Training Program

Building Bridges between Zoos and Sanctuaries

December 28, 2015

On January 8 and 9, 2016, Turpentine Creek will host our first animal training event. Animal advisors from the Little Rock Zoo, Rosamond Gifford Zoo at Burnet Park, El Paso Zoo, Utah’s Hogle Zoo, and BamBam-7126Omaha’s Henry Doorly Zoo will be here to advise the staff on how to target train our animals.

This is the first step to bridge a gap between Association of Zoos and Aquariums (AZA) zoos and Global Federation of Animal Sanctuaries (GFAS) sanctuaries. We are bringing them in to help teach our animal care staff how to incorporate the best training methods into our own daily routines.

Animals that are living in captivity in the United States – that are being properly taken care of – are either living in AZA zoos or reputable sanctuaries, such as GFAS sanctuaries. AZA and GFAS strictly regulate their respective facilities, and set very high standards regarding living conditions for the animals.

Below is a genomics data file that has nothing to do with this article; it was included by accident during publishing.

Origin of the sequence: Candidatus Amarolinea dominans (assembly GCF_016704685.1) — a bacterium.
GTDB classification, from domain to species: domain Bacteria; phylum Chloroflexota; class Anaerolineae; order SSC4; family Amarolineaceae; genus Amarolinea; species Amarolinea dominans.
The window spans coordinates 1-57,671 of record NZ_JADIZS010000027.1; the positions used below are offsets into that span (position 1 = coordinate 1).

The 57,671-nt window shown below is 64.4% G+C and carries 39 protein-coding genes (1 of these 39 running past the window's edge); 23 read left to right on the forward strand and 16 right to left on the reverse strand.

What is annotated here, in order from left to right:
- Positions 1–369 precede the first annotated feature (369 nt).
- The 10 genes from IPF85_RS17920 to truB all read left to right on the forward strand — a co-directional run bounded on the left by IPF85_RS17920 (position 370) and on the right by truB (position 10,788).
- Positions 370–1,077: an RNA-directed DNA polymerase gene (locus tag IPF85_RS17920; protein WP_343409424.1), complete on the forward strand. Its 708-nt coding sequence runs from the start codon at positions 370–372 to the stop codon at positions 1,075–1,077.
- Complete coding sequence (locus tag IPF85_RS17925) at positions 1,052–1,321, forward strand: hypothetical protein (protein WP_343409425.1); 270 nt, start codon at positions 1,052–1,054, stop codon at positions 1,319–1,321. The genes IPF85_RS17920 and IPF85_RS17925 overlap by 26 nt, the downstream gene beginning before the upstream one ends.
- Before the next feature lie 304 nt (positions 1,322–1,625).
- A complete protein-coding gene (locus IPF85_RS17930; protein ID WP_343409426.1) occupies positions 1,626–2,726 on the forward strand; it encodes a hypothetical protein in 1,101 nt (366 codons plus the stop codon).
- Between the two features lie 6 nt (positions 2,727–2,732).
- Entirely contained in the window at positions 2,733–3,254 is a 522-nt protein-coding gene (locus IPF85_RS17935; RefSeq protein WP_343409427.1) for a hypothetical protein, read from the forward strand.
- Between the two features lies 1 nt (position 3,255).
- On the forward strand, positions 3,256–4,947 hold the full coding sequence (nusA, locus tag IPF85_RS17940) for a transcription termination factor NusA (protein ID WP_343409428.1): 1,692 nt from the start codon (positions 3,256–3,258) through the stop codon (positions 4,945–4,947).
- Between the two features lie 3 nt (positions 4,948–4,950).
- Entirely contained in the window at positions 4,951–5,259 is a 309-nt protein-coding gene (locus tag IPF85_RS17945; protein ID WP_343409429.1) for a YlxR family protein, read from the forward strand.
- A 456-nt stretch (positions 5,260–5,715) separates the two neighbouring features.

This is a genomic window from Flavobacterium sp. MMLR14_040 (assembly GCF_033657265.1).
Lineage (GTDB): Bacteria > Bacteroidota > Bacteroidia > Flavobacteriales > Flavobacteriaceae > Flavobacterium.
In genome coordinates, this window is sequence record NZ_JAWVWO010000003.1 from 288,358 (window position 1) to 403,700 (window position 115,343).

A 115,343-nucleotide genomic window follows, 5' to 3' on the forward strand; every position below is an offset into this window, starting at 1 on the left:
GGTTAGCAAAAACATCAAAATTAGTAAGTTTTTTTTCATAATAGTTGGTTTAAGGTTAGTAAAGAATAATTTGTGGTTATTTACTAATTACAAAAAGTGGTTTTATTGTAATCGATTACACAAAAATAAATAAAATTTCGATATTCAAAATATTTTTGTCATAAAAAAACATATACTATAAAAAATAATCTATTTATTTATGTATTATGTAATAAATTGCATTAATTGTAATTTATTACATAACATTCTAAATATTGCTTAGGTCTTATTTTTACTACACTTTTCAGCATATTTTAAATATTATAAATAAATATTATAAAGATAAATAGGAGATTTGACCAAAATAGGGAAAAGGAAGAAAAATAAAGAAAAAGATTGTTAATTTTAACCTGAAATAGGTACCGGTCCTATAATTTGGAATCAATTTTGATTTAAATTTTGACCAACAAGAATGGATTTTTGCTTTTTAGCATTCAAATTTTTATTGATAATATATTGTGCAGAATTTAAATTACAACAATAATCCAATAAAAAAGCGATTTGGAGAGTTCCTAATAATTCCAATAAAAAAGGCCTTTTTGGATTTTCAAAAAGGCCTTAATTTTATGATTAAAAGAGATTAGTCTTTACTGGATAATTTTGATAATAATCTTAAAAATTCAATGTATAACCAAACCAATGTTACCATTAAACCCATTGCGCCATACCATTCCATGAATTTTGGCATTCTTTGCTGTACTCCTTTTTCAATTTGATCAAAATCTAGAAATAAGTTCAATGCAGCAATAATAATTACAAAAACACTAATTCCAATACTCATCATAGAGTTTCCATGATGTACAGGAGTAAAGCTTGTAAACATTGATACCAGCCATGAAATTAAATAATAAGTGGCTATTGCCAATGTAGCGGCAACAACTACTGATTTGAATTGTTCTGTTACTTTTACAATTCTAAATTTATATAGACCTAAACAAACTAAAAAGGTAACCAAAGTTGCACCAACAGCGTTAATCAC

“We believe that these top notch places in both categories should work together. If you are going to have animals in a captive institution, then we all need to share ideas and work together,” Emily McCormack, TCWR Curator, stated.

As reputable sanctuaries are non-profits, most cannot afford to send their staff to the same expensive training programs that AZA zoos can. This training program will give TCWR, and eventually other sanctuaries, an alternative that will improve the quality of life for the animals living at the sanctuaries.

“By having these knowledgeable people coming in to us, we will have some of the best training available. Each of the trainers have years of experience under their belts, which they can now pass on to our staff,” McCormack said.

EmilyMcCormack_IzzyTiger_ReleaseDay-8958Animal target training will depend on a variety of factors. The key factor is if the animal wants to participate. Animals who do not show interest in the training will not be forced into the program and all training will be based on positive reinforcement.

“It can be stressful for some animals when we shift them from their habitats to night houses, clean their water dishes, give them vaccinations, and other various daily tasks. This training would help to minimize the stress for the animals we take care of here,” McCormack said.

For this first event, only TCWR staff members will be attending. We will open up future training events to other sanctuaries.